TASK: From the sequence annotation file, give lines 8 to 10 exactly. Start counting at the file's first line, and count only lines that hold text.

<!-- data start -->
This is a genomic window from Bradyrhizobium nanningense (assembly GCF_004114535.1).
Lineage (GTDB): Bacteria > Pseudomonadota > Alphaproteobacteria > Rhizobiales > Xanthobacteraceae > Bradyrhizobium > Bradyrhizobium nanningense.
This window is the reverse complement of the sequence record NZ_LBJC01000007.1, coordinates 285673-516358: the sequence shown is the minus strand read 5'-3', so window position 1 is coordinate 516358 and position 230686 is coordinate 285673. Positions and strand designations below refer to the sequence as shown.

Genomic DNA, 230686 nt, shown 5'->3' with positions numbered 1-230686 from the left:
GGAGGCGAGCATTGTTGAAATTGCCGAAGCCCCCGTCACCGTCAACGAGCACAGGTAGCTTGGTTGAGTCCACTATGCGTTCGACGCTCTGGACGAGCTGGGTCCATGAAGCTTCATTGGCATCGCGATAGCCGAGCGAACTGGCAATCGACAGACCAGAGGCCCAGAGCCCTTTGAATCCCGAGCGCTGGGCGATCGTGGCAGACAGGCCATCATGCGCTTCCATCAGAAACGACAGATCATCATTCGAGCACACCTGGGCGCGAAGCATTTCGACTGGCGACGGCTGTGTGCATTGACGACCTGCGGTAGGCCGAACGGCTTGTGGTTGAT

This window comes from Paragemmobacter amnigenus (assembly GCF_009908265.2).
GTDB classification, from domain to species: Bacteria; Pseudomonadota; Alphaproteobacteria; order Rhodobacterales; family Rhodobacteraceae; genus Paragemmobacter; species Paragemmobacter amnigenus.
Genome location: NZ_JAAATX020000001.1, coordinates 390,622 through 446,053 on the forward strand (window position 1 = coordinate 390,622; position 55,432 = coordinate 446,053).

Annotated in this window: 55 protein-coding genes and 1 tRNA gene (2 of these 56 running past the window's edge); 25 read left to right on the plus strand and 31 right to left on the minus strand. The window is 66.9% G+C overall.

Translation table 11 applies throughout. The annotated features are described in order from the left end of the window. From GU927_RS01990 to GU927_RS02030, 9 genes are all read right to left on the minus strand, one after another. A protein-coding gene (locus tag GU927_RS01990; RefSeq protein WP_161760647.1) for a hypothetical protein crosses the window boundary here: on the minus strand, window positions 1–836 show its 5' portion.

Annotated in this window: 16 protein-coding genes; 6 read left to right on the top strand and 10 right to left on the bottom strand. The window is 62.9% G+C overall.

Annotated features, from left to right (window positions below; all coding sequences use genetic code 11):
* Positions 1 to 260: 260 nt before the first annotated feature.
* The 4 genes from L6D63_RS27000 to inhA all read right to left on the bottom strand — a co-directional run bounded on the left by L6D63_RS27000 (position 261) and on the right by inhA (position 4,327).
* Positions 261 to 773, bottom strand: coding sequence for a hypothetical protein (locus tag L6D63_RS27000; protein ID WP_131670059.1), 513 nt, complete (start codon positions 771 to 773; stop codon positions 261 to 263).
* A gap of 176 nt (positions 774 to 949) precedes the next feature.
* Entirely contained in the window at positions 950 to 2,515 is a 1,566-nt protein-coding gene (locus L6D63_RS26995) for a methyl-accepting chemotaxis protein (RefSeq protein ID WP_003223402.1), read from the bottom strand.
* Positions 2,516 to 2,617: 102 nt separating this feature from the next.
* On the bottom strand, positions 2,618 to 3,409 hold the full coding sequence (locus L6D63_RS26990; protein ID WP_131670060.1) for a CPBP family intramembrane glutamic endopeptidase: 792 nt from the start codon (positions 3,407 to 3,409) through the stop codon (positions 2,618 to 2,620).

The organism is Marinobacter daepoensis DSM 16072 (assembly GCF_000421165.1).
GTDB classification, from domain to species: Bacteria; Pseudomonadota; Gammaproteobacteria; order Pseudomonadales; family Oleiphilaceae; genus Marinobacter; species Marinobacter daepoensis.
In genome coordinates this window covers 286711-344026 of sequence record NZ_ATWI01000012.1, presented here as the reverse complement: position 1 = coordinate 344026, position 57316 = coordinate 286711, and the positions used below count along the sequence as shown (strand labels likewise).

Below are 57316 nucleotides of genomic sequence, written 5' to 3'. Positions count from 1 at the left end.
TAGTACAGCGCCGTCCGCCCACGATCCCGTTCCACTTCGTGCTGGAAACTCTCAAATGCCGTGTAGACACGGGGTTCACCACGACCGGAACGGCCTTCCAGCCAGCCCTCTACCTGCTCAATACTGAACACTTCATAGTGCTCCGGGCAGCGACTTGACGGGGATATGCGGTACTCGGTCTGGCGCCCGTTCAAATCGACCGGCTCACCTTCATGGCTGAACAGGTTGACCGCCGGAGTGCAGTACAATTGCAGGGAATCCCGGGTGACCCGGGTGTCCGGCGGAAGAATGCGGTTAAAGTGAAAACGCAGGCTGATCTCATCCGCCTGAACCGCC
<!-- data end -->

Genome location: NZ_JAAATX020000001.1, coordinates 390,622 through 446,053 on the forward strand (window position 1 = coordinate 390,622; position 55,432 = coordinate 446,053).

Annotated in this window: 55 protein-coding genes and 1 tRNA gene (2 of these 56 running past the window's edge); 25 read left to right on the plus strand and 31 right to left on the minus strand. The window is 66.9% G+C overall.

Translation table 11 applies throughout. The annotated features are described in order from the left end of the window. From GU927_RS01990 to GU927_RS02030, 9 genes are all read right to left on the minus strand, one after another. A protein-coding gene (locus tag GU927_RS01990; RefSeq protein WP_161760647.1) for a hypothetical protein crosses the window boundary here: on the minus strand, window positions 1–836 show its 5' portion.